Isospora belli Wenyon, 1923.

Synonyms: Cytospermium hominis Rivolta, 1879 (this name should be regarded as a nomen nudum); Coccidium isospora Savage and Young, 1917 (this name should be regarded as a lapsus calami); Isospora bigemina var. hominis of Fantham (1917); Isospora hominis of Fantham (1917); Isospora hominis (Railliet and Lucet, 1891) Dobell, 1926, pro parte; Lucetina belli (Wenyon, 1923) Henry and Leblois, 1926.

Type host: Homo sapiens Linnaeus, 1758, Humans.

Other hosts: Hylobates klossi (Miller, 1903), Gibbon (experimentally, Zamen, 1967).

Type locality: Unknown. During World War I, the feces of many soldiers were examined for various reasons; this is when the oocysts of I. belli were first seen, but the parasite had not been named at that time.

Geographic distribution: Cosmopolitan, apparently more common in the tropics than in the temperate zone.

Description of oocyst: Oocyst shape: elongate-ellipsoid, constricted at 1 end and asymmetrical at that end; number of walls: 1; wall thickness: 1.1; wall characteristics: smooth, colorless; L x W: 31.6 x 13.7 (20-33 x 10-19); L/W ratio: 2.3; M: absent; OR: absent; PG: absent. Distinctive features of oocyst: highest L/W ratio (>2) of any Isospora from primates; tapers at one end, occasionally asymmetrical at tapered end.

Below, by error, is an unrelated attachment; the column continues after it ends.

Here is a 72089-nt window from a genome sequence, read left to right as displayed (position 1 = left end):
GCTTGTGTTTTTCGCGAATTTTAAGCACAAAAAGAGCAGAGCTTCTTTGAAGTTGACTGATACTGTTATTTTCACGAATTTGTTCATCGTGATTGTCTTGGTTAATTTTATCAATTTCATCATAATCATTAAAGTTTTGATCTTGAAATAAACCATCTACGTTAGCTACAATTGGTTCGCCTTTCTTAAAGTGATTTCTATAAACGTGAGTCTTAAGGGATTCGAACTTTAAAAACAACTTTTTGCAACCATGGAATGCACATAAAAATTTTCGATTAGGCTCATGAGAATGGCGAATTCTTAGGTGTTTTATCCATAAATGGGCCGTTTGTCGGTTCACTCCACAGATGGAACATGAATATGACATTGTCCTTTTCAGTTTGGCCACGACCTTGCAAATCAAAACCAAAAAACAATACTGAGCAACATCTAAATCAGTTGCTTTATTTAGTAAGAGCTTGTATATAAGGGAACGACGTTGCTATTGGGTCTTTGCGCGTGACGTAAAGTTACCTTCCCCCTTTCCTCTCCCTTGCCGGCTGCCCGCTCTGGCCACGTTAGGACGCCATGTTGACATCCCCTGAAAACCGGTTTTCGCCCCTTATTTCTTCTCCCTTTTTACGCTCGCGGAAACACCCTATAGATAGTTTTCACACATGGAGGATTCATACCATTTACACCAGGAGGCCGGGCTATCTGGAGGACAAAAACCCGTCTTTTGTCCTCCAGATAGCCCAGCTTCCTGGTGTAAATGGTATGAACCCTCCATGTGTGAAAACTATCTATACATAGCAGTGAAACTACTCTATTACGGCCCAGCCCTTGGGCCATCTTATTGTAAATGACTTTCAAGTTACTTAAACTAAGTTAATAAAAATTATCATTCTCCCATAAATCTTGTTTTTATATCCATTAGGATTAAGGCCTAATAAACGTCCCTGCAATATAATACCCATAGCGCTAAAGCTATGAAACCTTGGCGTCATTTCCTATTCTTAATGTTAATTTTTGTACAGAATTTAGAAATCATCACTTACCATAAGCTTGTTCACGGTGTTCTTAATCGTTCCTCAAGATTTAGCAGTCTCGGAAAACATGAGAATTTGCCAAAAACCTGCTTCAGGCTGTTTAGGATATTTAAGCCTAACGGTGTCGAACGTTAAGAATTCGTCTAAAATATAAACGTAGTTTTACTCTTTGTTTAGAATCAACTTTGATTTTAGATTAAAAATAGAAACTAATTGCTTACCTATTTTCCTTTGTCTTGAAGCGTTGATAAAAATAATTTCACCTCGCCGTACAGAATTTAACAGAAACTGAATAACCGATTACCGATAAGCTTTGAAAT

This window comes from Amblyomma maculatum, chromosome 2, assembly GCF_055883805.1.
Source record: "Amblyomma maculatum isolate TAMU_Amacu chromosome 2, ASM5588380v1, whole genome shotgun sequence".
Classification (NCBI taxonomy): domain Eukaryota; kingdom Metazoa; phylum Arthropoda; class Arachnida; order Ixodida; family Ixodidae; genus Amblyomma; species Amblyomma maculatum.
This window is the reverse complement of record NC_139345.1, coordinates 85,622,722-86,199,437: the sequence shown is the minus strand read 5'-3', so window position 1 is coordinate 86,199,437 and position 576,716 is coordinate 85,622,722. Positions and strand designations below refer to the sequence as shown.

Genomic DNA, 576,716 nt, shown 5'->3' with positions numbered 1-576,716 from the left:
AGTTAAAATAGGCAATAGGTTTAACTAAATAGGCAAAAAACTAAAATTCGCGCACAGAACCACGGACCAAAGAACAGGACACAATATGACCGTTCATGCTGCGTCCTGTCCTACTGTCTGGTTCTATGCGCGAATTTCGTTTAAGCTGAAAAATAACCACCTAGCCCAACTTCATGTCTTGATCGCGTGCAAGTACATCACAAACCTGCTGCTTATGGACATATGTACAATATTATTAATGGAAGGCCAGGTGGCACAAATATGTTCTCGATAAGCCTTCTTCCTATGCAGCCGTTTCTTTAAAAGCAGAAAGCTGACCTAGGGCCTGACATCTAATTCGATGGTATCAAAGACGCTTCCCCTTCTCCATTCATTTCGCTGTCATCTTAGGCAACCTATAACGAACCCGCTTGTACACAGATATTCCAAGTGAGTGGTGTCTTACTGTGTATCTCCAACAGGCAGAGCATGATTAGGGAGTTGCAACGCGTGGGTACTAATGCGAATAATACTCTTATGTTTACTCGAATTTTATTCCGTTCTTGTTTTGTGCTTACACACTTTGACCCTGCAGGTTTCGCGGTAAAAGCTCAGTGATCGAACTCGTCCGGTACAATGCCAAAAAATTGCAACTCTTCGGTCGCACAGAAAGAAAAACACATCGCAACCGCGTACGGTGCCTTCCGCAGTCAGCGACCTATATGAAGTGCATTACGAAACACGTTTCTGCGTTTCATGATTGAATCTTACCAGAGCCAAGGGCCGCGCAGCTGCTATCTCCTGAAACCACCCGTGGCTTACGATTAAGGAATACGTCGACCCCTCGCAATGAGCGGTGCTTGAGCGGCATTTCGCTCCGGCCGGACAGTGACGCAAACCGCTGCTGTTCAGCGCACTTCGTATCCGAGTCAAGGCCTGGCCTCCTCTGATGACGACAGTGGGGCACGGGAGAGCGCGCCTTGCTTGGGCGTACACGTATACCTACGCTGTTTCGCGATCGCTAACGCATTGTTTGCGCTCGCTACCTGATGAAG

Description of sporocysts and sporozoites: Sporocyst shape: subspheroid to ellipsoid; L x W: 13.6 x 10 (12-15 x 7-11); L/W ratio: 1.4; SB: absent; SSB: absent; PSB absent; SR: present; SR characteristics: coarse granules scattered throughout sporocyst; SP: sausage-shaped with 1 acentric RB . Distinctive features of the sporocyst: small size, lacks SB, 1 acentric RB in SP.

Prevalence: Reasonably uncommon in humans (<1%); however, Elsdon-Dew and Freedman (1953) found "many" cases in humans in Natal and reasoned that infections were often missed because those examining human stools don't look for it. Faust et al. (1961) listed about 800 reports from the Western Hemisphere, the great majority from Chile, and Jarpa and Zuloaga (1961) reported 332 cases from Chile. In other selected reports, Jeffery (1956a, 1958) described I. belli infections in 5 and 32 persons in two schools for "mental defectives" in South Carolina, but in none of 1134 persons in a mental hospital in Georgia (Jeffery, 1956b). Campos et al. (1969) found 7% of 165 children infected in an orphanage in São Paulo, Brazil, but Briceño (1952) found it in only three of 46,404 fecal examinations in Venezuela. Kuntz et al. (1958) found it in the feces of 2% of 50 persons from Istanbul, Turkey, but from none of 299 persons from Papance, Ankara or Bolu, Turkey.

Sporulation: Exogenous. Oocysts sporulate in 3-5 days at 30-37ºC in 2% aqueous potassium dichromate solution (Foner, 1939), but may sporulate in 24 hr in "tropical conditions" (Pellérdy, 1974).

Prepatent period: 9-10 days (?) (Pellérdy, 1974).

Patent period: 16 - 21 days (Pellérdy, 1974); 1-120 (mean 29) days in patients in two schools for mental defectives in South Carolina (Jeffery, 1956a, 1958).

Site of infection: Enterocytes lining the villi of the entire small intestine is where "normal" endogenous development occurs. Lindsay et al. (1997) and others (Restrepo et al., 1987; Michiels et al., 1994) recently have documented extraintestinal tissue stages of I. belli in AIDS patients. These tissue cysts may represent a reservoir of stages that can recolonize the gut to cause recrudescence of clinical symptoms.
Material deposited: None.